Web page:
E-Cigarette and Vaping Regulations
Key members of the vaping community have joined forces and come together, appealing to the World Health Organisation to rethink and reform their somewhat contradictory stance on the regulation of e-cigarettes, e liquids and vaping products. Let’s get the lowdown on the latest vaping news from around the world.
Vaping in the UK
Vaping has and continues to thrive in the UK, with some estimates suggesting that some 3.2 million of us have taken the steps to ditch the cigarettes and switch to the potentially less harmful method of vaping, a figure that has increased substantially since the lowly 700,000 reported in 2012. Indeed the UK has some of the lowest rates of smoking populations (17%) in Europe, second only to Sweden. Go us!
However, elsewhere, not all is as rosy as we have it here at home. On a global level, vaping is still observed with a certain scepticism, an outlook that is suggestively if not mistakenly steered by the international body of officials that many look to as a standard for world health - the eponymous World Health Organisation (WHO).
Interestingly, WHO has in the past recognised that vaping has the potential to reduce smoking rates, a statement also acknowledged by Public Health England’s declaration that e-cigarettes are around 95% less harmful than tobacco and have the potential to help smokers quit. However, back in 2016 WHO’s Tobacco Control Group, took the somewhat oppositional stance by saying that member states would also be able to ban vaping products as part of their tobacco control plans.
Clearer E-Cigarette Use Messages
A confusing state of affairs if ever there was one, enter the fray, the UK Vaping Industry Association (UKVIA) and a cohort of international co-signatories, making their case for a clearer message to be made when it comes to the use of e-cigarettes. Together with pro-vaping organisations from 16 countries from across Europe, North America, Asia, and Australasia, UKVIA presented their statement in Geneva prior to the 8 th session of WHO’s Conference of the Parties (COP8).
The message from the vaping community was clear and simple, and if received and implemented could have the potential to significantly reduce the number of smokers that exist worldwide;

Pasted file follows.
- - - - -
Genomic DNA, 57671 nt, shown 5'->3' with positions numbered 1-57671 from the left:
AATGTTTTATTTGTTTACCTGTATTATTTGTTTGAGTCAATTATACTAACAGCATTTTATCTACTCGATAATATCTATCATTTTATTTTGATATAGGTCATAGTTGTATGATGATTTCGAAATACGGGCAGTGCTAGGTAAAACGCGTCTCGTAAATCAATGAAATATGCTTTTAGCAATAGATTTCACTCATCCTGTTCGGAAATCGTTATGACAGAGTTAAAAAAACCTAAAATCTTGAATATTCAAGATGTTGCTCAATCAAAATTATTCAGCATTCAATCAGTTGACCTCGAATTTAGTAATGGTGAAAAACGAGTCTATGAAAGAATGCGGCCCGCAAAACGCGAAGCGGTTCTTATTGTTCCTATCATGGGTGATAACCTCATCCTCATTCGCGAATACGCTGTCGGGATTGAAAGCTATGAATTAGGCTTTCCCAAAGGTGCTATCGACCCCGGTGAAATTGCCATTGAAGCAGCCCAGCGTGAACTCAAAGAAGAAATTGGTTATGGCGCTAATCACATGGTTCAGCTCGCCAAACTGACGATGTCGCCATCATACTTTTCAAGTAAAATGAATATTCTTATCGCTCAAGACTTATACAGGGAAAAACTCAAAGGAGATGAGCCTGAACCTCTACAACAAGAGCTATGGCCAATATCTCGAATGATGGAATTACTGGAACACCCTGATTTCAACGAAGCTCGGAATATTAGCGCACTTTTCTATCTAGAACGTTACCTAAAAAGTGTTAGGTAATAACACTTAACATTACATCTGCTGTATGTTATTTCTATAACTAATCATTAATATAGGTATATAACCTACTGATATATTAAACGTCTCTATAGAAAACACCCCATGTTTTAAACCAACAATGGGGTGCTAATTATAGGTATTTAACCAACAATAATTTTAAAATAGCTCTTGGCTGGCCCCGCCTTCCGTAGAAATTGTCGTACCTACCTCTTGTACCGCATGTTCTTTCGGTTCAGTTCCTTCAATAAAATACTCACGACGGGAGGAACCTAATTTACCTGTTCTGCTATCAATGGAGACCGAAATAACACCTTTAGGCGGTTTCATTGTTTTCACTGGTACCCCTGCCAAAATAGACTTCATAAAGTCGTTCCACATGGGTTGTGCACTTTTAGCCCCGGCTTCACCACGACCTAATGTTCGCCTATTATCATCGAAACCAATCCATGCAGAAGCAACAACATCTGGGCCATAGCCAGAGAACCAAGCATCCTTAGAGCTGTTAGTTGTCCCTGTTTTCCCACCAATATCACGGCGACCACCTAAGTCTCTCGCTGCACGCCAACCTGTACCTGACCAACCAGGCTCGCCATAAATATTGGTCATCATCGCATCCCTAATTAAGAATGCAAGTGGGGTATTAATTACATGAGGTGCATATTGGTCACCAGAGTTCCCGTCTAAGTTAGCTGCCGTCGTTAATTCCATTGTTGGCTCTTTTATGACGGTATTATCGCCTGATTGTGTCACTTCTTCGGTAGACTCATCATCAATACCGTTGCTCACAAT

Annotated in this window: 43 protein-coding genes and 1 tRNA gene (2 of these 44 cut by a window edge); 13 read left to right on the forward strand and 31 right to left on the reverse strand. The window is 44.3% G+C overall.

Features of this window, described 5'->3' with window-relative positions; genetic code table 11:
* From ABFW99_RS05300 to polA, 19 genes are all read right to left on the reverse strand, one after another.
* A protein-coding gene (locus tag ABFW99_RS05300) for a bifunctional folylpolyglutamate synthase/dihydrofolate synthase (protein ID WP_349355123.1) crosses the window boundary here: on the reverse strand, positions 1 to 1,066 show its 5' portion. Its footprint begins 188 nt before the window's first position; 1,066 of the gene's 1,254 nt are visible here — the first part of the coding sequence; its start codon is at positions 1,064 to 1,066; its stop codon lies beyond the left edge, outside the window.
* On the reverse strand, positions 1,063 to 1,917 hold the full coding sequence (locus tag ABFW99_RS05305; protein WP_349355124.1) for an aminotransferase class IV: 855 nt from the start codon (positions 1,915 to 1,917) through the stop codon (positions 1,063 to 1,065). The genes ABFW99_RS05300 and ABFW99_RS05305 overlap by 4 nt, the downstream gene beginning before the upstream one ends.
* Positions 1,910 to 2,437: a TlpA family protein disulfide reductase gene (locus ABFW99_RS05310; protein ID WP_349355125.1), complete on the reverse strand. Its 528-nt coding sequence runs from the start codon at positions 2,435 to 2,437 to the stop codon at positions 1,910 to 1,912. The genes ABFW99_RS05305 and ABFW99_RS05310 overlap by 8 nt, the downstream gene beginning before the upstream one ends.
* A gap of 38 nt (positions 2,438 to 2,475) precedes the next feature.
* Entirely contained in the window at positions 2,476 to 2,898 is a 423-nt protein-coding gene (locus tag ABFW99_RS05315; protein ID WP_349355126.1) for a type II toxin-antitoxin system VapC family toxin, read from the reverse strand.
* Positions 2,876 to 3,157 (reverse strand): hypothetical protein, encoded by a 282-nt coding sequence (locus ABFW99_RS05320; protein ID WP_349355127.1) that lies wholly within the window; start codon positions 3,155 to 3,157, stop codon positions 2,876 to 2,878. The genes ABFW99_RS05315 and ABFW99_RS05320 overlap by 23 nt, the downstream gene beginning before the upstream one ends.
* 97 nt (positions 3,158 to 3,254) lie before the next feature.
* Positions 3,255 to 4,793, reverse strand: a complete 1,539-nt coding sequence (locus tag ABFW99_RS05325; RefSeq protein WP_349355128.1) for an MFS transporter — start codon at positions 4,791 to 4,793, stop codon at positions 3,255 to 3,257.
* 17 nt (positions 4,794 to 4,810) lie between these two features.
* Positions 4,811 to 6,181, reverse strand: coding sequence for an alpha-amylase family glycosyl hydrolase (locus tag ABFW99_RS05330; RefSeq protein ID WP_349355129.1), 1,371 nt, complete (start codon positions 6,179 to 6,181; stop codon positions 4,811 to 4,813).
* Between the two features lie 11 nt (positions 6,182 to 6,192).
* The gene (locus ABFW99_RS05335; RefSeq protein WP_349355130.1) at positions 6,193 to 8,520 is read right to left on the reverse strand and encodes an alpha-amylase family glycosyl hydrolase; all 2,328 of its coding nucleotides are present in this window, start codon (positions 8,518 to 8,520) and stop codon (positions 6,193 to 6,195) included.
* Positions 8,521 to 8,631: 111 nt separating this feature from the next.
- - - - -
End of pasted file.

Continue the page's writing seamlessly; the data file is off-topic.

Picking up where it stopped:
- Recognise that vaping has the potential to help smokers quit tobacco.
- Reverse the decision to allow countries to ban vaping products
- Confirm that combustible tobacco and vaping products should be regulated separately.
A member of UKVIA, Liz Jenkins said, “We and our international co-signatories are proud to stand up for vaping as a route for smokers seeking a less harmful alternative. We are keen to work with the UK delegation and the WHO to ensure that its policy decisions at the Geneva Congress reflect the evidence and good common sense.”
WHO is Not on Board
One would think that if respectable countries governed with a conservative constitution, see the sense and evidence in e-cigarettes representing a potential to help tobacco smokers quit, then you would also think that the World Health Organisation might be on the same page? Alas, in this instance, common sense seems to shirk its responsibility and waits quivering quietly in the shadows of WHOs foreboding final word.
Whilst the impassioned appeal to WHO was a logical one that you would think would be met with serious consideration, unfortunately, industry members and journalists alike were refused entry to proceedings.
A spokesman for WHO’s Tobacco Control Group has since declared that the plethora of products marketed as ‘smoke-free’ and ‘heat-not-burn’ have been creating confusion among consumers, “leading them to believe that they are safer to use, even though there is no independent research confirming it.”
UKVIA and its fellow international vaping bodies continue to fight the battle for a tobacco-free society and that it's safer to vape than smoke, we’ll keep you up to date with this news as it develops.